“Making a mixed marriage is probably the hardest thing I have ever done”, says Stephen, “but it is definitely the best thing. In life, you have to be true to yourself and honest with others and if that means leaving your comfort zone, then so be it. I would advise any couple to follow that rule, not to hesitate and to go for it.”
Ann and Stephen are not part of any organised religious group. “We were put off by the bigoted attitudes and negative experiences of people on both sides of the divide”, says Ann, “and Stephen, in particular, found the Catholic Church unwelcoming, negative and entrenched, but we compromised all the time to get what was right for us and our family. We had our boys baptised Catholic, but not confirmed, and sent them to state schools and they have turned out a credit to us. I like to think we have handed on a flame of tolerance as bright as any Olympic one.”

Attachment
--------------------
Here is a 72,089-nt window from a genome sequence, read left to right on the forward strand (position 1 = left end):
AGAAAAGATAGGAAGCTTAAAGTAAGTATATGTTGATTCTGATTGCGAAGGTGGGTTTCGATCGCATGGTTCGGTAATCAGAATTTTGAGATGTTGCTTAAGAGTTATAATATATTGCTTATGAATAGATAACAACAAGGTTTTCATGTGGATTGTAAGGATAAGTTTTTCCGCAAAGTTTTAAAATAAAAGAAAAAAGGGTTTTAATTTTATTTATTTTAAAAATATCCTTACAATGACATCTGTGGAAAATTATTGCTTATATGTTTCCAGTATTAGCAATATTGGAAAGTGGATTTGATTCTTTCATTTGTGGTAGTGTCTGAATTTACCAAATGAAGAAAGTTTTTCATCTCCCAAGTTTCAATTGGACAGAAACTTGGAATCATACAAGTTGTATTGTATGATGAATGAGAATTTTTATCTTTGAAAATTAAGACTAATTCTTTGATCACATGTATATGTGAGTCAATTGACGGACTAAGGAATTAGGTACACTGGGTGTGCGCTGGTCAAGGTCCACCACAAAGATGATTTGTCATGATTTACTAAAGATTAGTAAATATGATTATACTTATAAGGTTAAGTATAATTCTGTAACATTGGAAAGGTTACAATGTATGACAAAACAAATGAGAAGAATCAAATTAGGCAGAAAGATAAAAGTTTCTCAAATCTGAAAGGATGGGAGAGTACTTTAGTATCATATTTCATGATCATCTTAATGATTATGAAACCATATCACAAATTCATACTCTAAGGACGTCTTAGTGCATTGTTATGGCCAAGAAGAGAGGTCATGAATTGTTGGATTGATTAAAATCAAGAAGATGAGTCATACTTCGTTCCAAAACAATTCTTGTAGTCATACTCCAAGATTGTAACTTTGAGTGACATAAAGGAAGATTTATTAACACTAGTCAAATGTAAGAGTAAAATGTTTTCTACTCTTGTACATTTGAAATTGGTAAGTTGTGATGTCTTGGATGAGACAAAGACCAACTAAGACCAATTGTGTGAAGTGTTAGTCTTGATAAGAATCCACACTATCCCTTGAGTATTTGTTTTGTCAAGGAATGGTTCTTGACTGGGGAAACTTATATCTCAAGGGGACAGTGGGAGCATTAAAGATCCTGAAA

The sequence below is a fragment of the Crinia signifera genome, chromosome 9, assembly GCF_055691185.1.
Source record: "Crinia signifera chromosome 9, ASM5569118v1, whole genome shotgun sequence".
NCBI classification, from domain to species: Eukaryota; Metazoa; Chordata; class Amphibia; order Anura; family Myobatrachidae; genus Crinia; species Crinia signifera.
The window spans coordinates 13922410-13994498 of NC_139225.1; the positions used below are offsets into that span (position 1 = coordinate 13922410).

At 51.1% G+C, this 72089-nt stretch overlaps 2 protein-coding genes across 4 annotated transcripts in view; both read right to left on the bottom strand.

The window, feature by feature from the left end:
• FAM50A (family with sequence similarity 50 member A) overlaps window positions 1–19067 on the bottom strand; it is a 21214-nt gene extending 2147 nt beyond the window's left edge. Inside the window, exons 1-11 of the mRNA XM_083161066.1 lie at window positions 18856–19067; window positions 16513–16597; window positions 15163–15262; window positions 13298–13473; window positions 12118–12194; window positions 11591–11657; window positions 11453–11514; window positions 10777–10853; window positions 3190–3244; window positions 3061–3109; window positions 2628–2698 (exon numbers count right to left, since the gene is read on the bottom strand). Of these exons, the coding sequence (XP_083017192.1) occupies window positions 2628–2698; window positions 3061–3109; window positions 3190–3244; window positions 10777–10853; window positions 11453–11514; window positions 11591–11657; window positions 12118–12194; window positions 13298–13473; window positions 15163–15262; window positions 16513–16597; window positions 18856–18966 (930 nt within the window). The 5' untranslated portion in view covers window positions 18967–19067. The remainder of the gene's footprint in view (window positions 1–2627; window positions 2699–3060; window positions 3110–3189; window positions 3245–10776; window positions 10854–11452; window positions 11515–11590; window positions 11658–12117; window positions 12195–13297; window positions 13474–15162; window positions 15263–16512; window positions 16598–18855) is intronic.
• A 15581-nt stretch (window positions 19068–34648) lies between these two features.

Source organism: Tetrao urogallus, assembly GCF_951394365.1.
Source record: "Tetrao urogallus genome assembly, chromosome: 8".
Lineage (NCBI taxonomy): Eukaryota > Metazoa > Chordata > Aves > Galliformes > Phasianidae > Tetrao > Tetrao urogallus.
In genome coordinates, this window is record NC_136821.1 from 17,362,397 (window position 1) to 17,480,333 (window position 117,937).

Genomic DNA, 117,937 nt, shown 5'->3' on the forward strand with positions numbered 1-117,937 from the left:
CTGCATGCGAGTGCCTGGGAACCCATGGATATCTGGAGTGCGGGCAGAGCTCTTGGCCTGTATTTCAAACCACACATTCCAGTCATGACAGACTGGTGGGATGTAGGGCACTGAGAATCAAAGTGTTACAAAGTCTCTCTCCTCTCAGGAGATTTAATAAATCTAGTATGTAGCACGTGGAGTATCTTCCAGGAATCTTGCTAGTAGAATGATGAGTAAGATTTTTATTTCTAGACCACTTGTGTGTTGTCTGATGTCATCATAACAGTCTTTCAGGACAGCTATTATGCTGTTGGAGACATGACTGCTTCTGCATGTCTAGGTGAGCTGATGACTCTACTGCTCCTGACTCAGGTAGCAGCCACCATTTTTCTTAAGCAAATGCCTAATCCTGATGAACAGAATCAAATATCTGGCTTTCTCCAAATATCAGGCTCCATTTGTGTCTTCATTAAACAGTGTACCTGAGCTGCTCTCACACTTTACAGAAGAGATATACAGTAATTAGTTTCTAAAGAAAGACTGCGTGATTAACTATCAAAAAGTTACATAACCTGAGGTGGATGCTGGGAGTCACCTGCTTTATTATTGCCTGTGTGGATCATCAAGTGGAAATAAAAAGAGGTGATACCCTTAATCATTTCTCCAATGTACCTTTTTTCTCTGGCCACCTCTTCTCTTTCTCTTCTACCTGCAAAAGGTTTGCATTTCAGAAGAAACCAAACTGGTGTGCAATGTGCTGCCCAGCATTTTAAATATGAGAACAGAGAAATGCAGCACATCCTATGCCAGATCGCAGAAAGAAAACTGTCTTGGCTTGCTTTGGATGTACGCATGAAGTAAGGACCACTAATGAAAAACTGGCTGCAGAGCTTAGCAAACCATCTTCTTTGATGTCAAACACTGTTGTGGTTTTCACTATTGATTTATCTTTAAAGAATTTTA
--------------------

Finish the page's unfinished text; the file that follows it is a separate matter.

Stephen, Ann and their seven grandchildren